STEVE SPELLMAN: Homes on the auction block are a sad reminder of hard times

Wednesday, August 27, 2014 | 12:17 p.m. CDT

I attended quite an unusual spectacle on Monday, but I wasn't sure whether to laugh or cry.

Though sunny and blazing toward 90 degrees at 10 a.m., a crowd of a few dozen were already gathered for Boone County's annual tax certificate auction.

On the fourth Monday every August, real estate parcels that are two years overdue on their property taxes are sold on the courthouse steps to the highest bidder.

County Collector Pat Lensmeyer, who manages this process, is soon retiring after 20 years on the job, and the final auction of her career was notably sizable.

Usually only five or 10 properties are put on the auction block, but this year there were 27.

This sell-off of tax-defaulted real estate seems to bring out an fascinating contingent:  Among them, several rental home landlords, looking to add to their portfolios, and a quite sophisticated businessman with a spreadsheet of bid ranges to achieve targeted profit margins.

I observed these guys bid confidently on parcels they wanted, in their own style — nodding, raising a finger or hand, verbal calls and such.

A few couples were in the audience. They bid cautiously on one parcel, then nervously whispered to each other.

All of this made me grin warmly, recalling farm auctions with my now late grandfather.

A city employee was tracking properties where the city has an additional lien, often for nuisance ordinance costs such as lawn mowing expenses.

There were also a few non-bidding onlookers, including both candidates up for   Lensmeyer's job this November; an attorney or two; a former bank loan collector (now turned restauranteur); and yours truly.

Some properties sold for a couple thousand dollars apiece. One brought $65,000, a few were purchased just for back taxes owed, and two didn't attract any bids at all.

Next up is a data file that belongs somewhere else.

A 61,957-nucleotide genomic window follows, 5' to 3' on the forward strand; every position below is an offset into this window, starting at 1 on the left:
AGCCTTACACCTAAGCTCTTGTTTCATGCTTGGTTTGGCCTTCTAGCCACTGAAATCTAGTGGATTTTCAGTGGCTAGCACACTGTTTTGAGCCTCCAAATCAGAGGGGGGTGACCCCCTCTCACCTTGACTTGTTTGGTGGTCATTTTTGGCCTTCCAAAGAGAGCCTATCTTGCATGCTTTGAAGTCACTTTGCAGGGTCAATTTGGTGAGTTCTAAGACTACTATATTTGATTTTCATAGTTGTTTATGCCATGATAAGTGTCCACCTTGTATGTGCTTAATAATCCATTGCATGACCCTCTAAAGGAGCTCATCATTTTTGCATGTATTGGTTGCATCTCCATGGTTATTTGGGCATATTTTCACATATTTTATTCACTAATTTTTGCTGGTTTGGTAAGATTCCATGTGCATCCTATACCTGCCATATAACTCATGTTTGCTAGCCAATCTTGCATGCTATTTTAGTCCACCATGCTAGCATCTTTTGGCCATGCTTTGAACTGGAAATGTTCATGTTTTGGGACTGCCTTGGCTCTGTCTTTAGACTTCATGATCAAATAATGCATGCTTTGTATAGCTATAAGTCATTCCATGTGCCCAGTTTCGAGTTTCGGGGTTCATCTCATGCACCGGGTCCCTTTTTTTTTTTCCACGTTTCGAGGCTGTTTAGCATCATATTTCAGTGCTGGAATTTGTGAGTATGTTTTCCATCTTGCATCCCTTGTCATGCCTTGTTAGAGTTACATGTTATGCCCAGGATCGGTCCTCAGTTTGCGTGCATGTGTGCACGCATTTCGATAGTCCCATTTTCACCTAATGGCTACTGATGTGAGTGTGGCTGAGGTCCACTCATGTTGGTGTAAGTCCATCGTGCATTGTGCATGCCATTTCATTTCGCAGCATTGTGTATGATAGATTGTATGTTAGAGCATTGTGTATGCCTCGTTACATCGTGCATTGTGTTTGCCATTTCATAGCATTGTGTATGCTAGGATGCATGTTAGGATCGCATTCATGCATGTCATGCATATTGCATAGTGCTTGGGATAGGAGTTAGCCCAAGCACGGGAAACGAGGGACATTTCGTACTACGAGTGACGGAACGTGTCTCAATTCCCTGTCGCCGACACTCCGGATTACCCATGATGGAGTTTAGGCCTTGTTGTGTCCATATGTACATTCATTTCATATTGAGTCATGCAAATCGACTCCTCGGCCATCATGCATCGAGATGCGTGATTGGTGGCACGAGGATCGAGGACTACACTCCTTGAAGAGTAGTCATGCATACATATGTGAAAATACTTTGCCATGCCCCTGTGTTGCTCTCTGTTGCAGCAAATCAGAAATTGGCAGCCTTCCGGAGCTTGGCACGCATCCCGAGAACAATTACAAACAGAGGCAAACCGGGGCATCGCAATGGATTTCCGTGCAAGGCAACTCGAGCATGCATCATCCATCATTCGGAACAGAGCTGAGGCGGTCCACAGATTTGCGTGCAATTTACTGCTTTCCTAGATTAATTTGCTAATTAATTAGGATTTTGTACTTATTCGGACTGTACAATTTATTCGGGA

Throughout, I wondered how 27 properties came to be disposed in this manner. Did the previous owners lose a job, go through a hateful divorce or otherwise fall on hard times?

Or did they chose to use their limited income on food, medicine and other vital life essentials, to be left unable to pay the tax bill?

Some properties listed the owner as someone's estate, so I presume death was involved  — but did the deceased not have family to pick up the pieces? Maybe some people forgot, or moved away. Who knows?

The collector seems to know better than anybody, and she does actually seem to give a darn. Last year, she acknowledged in a statement to the press: "There are some sad stories out there... It’s the least favorite thing of my job.”

I must say that witnessing the delinquent tax property auction is not my favorite activity as a citizen, either. There was also the human drama around the courthouse in general, where a young lady within earshot lamented to her friends about a pending child custody case. She was sternly ordered by an assistant auction official to pipe down.

Seeing people's land systematically bid away in this day and age — ironically just yards from where humans were bought and sold as enslaved property some 150 years ago — was certainly unsettling.

I witnessed the unseen dark side of how we pay for schools, libraries, fire departments and the like. Every time voters approve a new or extended property tax, it may indeed help improve some public service, but we need to realize that doing so mathematically raises the hurdle for poor folks, the aged, distracted or unaware to stay in their homes.

Is there no other way?

In fact, Columbia voters may choose to raise the bar a little higher in November for police and fire enhancements.

Maybe that would be good overall, but I am concerned that lengthy tax auctions may become more common, too.

I'll find out next August.

Steve Spellman is a local financial services professional and active observer of local issues. He also hosts "The Mid-Missouri Freedom Forum" each Tuesday at 5 p.m. on 89.5FM KOPN radio.

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pat fowler August 28, 2014 | 6:53 a.m.

Well stated Steve. Thank you.

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